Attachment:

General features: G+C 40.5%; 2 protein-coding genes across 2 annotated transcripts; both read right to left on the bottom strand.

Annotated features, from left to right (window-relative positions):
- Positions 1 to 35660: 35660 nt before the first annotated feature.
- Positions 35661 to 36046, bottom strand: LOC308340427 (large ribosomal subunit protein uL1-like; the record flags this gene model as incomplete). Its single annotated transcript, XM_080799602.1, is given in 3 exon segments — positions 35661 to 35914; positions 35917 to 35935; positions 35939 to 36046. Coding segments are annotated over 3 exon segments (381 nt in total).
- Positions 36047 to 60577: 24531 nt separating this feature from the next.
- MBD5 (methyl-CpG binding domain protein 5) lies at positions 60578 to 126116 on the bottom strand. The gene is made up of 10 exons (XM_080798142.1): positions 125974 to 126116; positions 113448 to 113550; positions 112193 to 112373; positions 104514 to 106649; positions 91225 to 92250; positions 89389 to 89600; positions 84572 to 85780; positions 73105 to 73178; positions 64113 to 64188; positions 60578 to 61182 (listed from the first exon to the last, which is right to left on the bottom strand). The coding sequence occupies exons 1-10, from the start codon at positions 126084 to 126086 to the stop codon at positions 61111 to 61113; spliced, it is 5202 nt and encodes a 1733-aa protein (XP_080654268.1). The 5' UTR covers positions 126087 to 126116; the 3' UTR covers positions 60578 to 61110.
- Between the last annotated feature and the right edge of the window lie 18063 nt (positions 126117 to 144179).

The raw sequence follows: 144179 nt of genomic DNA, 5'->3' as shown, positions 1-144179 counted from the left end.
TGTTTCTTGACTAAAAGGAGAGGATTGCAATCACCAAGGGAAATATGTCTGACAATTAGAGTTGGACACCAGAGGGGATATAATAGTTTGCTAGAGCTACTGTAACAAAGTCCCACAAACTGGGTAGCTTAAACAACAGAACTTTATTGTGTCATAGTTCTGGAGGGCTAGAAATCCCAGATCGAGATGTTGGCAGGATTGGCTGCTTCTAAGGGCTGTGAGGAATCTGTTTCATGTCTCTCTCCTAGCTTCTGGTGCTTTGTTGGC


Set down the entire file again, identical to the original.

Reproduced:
General features: G+C 40.5%; 2 protein-coding genes across 2 annotated transcripts; both read right to left on the bottom strand.

Annotated features, from left to right (window-relative positions):
- Positions 1 to 35660: 35660 nt before the first annotated feature.
- Positions 35661 to 36046, bottom strand: LOC308340427 (large ribosomal subunit protein uL1-like; the record flags this gene model as incomplete). Its single annotated transcript, XM_080799602.1, is given in 3 exon segments — positions 35661 to 35914; positions 35917 to 35935; positions 35939 to 36046. Coding segments are annotated over 3 exon segments (381 nt in total).
- Positions 36047 to 60577: 24531 nt separating this feature from the next.
- MBD5 (methyl-CpG binding domain protein 5) lies at positions 60578 to 126116 on the bottom strand. The gene is made up of 10 exons (XM_080798142.1): positions 125974 to 126116; positions 113448 to 113550; positions 112193 to 112373; positions 104514 to 106649; positions 91225 to 92250; positions 89389 to 89600; positions 84572 to 85780; positions 73105 to 73178; positions 64113 to 64188; positions 60578 to 61182 (listed from the first exon to the last, which is right to left on the bottom strand). The coding sequence occupies exons 1-10, from the start codon at positions 126084 to 126086 to the stop codon at positions 61111 to 61113; spliced, it is 5202 nt and encodes a 1733-aa protein (XP_080654268.1). The 5' UTR covers positions 126087 to 126116; the 3' UTR covers positions 60578 to 61110.
- Between the last annotated feature and the right edge of the window lie 18063 nt (positions 126117 to 144179).

The raw sequence follows: 144179 nt of genomic DNA, 5'->3' as shown, positions 1-144179 counted from the left end.
TGTTTCTTGACTAAAAGGAGAGGATTGCAATCACCAAGGGAAATATGTCTGACAATTAGAGTTGGACACCAGAGGGGATATAATAGTTTGCTAGAGCTACTGTAACAAAGTCCCACAAACTGGGTAGCTTAAACAACAGAACTTTATTGTGTCATAGTTCTGGAGGGCTAGAAATCCCAGATCGAGATGTTGGCAGGATTGGCTGCTTCTAAGGGCTGTGAGGAATCTGTTTCATGTCTCTCTCCTAGCTTCTGGTGCTTTGTTGGC